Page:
Bill Cosby sentenced to prison for sexual assault

Bill Cosby has been sentenced to state prison nearly five months following his sexual assault conviction.

On Tuesday, Sept. 25, 2018, the 81-year-old comedian received a sentence of three to ten years behind bars following his two-day sentencing hearing in Montgomery County, Penn., CNN reports. 

"This was a serious crime," Judge Steven O'Neill said on Tuesday. "Mr. Cosby this has all circled back to you. The day has come, the time has come." Prior to delivering the sentence, the judge also noted, "No one is above the law, and no one should be treated differently or disproportionally." He added, "I have given great weight to the victim impact testimony in this case, and it was powerful." 

Cosby, who has also been denied bail, will be required to pay for the cost of prosecution and a $25,000 fine, the Montgomery County District Attorney's Office noted on Twitter. He has since left court in handcuffs and is expected to go straight to prison, The New York Times reports. However, Cosby's defense team is expected to appeal the judge's decision.

According to Page Six, O'Neill had classified Cosby as a "sexually violent predator" earlier in the day on Tuesday. As such, he will be required to register as a sex offender with the Pennsylvania state police, in addition to receiving mandatory monthly counseling for the rest of his life.

As Nicki Swift previously reported, Cosby was found guilty of three counts of aggravated indecent assault in late April 2018 for drugging and sexually assaulting Temple University employee Andrea Constand in 2004. While he faced up to ten years in prison for each count, it was believed at the time that he would most likely serve the sentences concurrently. Over the course of the 12-day trial, Constand and five other women, including supermodel Janice Dickinson, testified against Cosby, claiming that they'd also been drugged and sexually assaulted by him. At the time of this writing, over 50 women have accused him of sexual assault. The conviction followed Cosby's initial 2017 trial, which had been declared a mistrial after the jury was unable to reach a verdict.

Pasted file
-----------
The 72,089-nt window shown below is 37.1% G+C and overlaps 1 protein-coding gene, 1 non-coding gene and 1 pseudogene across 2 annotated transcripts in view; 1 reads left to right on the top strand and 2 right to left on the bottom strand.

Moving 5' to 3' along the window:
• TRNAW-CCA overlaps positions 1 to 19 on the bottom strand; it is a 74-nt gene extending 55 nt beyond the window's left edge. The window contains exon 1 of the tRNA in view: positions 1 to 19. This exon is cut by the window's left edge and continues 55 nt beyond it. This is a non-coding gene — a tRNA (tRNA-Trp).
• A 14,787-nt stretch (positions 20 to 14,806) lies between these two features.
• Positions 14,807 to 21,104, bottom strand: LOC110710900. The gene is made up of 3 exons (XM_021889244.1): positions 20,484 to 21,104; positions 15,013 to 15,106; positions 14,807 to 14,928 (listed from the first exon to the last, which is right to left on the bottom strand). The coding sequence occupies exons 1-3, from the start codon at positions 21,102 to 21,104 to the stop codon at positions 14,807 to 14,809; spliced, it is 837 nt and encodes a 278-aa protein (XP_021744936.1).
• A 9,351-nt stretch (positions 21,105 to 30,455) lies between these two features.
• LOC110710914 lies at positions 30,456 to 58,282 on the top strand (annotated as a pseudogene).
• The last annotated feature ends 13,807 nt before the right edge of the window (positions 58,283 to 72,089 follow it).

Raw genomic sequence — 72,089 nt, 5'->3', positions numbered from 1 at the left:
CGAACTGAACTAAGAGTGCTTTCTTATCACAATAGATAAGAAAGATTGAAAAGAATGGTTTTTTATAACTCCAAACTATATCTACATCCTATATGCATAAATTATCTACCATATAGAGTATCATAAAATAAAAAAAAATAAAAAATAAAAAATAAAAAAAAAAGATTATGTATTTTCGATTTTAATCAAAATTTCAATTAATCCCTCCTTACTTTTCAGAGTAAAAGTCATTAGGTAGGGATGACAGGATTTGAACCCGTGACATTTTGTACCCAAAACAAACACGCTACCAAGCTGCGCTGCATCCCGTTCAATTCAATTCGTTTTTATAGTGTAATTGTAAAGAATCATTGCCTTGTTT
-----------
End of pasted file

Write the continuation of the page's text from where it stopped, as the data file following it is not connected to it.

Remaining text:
Hours before Cosby's sentencing, the prosecuting team released a five-page letter Constand had written to the judge. "To truly understand the impact that the sexual assault has had on my life, you have to understand the person that I was before it happened," she wrote in part, adding, "After the assault, I wasn't sure what had actually happened but the pain spoke volumes. The shame was overwhelming. Self-doubt and confusion kept me from turning to my family or friends as I normally did. I felt completely alone, unable to trust anyone, including myself" (via Entertainment Tonight). Constand added, "Now, almost 15 years later, I'm a middle aged woman who's been stuck in a holding pattern for most of her adult life, unable to heal fully or move forward."

Meanwhile, CNN reports that one of the prosecuting attorneys, Gloria Allred, has since called the judge's decision a "just outcome," adding, "This has been a long journey to justice for all of the accusers, particularly for Andrea Constand and for her family. And we respect the fact that they have undergone and endured this journey to justice."

Amid the #MeToo movement, multiple men in the entertainment industry have been accused of sexual misconduct since last October when Harvey Weinstein's alleged 30-year history of sexual abuse was first uncovered. While the initiative has continued to expose abuses of power in Hollywood — more recently including former CBS CEO Leslie Moonves, who resigned from his position earlier this month — Cosby is notably the first celebrity in this new era to be imprisoned over sex crime charges.